Kayode Ewumi grew up in Wolverton House on the Aylesbury estate and describes his TV comedy-drama series, Enterprice, as “a love letter to Elephant and Castle.”
“You don’t see stuff on TV about this area that’s nice and positive, so I wanted to show people what I knew and saw” says the 26-year-old writer and actor. “It was tough at times but growing up here I had a lot of fun too and I wanted to highlight that.”
“I also wanted to show how people of different races and cultures can all live together” he adds.
The TV series follows two friends Kazim (Kayode) and Jeremiah (Trieve Blackwood-Cambridge) as they attempt to get their small business – a delivery service named Speedi-Kazz – off the ground.
“It’s about two black boys trying to make it and the funny things that happen along the way. It’s something I think everyone can relate to” says Kayode.
Four 30-minute episodes aired in 2018 and it was so popular that the BBC commissioned a second series which was filmed last summer. From an early age Kayode says he was always “cracking jokes and making people laugh.” He cites his mum, Oluyemisi as a big inspiration. “Mum’s always telling stories and has such a great laugh” he says.
Kayode went to English Martyrs RC Primary School on Flint Street and then to Thomas the Apostle secondary school in Peckham. “School was cool. I enjoyed it” he recalls. “I liked it because there were always funny things happening. I got into trouble sometimes and maybe I wasn’t the smartest – but I did OK.”
He also spent a lot of time at Inspire youth club which is run from St Peter’s in Liverpool Grove.
“I probably went there once or twice a week from age 11 until 17” he says. Damien Brown, who was a youth worker there, did all sorts of great stuff for kids on the estate. It was a safe haven for us where we did everything from cooking classes to drumming and playing video games.”
At home, Kayode loved watching videos.
“We didn’t have that many so we watched the same ones over and over again. I remember seeing Jim Carey in The Mask where he plays a bank clerk and gangster and being fascinated that he could be both characters. That introduced me to the idea that you could act.”
After leaving school, Kayode studied theatre and drama at City and Islington College and then went to Coventry University where he did a degree in theatre.
After graduating, he caught the attention of TV producers when he created a mockumentary, called #HoodDocumentary, with his old school friend, Tyrell Williams.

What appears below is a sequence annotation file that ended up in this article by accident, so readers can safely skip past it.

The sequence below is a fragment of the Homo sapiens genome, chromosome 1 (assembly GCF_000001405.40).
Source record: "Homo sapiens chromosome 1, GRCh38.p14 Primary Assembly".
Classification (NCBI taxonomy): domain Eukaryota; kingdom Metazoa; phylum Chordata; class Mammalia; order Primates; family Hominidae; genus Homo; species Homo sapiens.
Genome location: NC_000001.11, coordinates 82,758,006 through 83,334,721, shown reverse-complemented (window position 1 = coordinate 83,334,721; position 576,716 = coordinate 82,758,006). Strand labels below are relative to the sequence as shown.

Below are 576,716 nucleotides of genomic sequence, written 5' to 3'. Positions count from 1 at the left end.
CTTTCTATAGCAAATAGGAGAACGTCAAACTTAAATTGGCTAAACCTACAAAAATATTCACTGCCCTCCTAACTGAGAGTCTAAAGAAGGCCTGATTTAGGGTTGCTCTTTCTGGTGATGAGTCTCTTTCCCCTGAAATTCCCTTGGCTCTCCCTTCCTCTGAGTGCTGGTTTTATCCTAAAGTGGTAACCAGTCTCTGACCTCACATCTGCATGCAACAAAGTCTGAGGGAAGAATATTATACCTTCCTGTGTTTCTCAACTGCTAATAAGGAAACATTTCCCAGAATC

A love letter to Elephant and Castle
“Tyrell and I bought a video camera, from Curry’s or somewhere, and we paid half each” he recalls. “Then we started shooting stuff around the area.”
#HoodDocumentary followed aspiring MC, Roll Safe (Kayode) as he attempted to convince people that he might be the next big grime act. Or maybe even the next James Bond.
They released two episodes on YouTube and the reaction was huge. Within weeks it had been viewed more than two million times.
“At the time, it felt crazy. It took off so quickly but it really opened doors for me” says Kayode who was named a BAFTA Breakthrough Brit in 2016.
He then started writing Enterprice. The BBC commissioned a pilot which led to the first series.
“Originally, we looked at filming it in Tottenham but my producer, Phil Gilbert, said ‘why don’t you film it where you’re from?’ It made so much sense” says Kayode.
“It was lovely to film where I grew up. Knowing people locally made it so much easier and it meant all my family could come and watch.”
In the opening scene of the first episode, Kayode is seen walking through East Street Market, eating a pattie, and East Street is still very much a part of his life.
The Aylesbury estate is being regenerated, block by block, and all the council tenants have been given the option to be rehoused nearby. Kayode’s family moved near to East Street and he still lives here with his mum, dad, two sisters, Mary and Lola, and his cousin, Kamil.
“I feel that with gentrification there are positives and negatives” says Kayode. “Some of the flats were not in great condition and the heating was old” he remembers. “If it means that people can move to somewhere else in the area then that’s good, but it’s not good if you move people out of places and they can’t afford anything else around here.”
“When I was a teenager my mum often sent me to East Street to get chicken and plantain. If I’m at home, that still happens. Even now!” he smiles.
Kayode says his family has been a huge support to him.
“They were understandably cautious at first but then I proved that this is what I wanted to do. Since then, they’ve pushed me and encouraged me” he says.
“My faith also plays a big part in what I do” he adds. “I’m not a big one for going out. Most of the time I’m either working, at church or tucked up in bed.” Although keen-eyed locals may occasionally spot him getting something to eat at Bagel King, Morley’s or Ossie’s Jerk Chicken on Walworth Road.
And, although he’s clearly going places, you might still bump into him in the market on an errand for his mum.
The first series of Enterprice is still available to watch on the BBC iPlayer and the new series starts on Sunday 8 March 2020.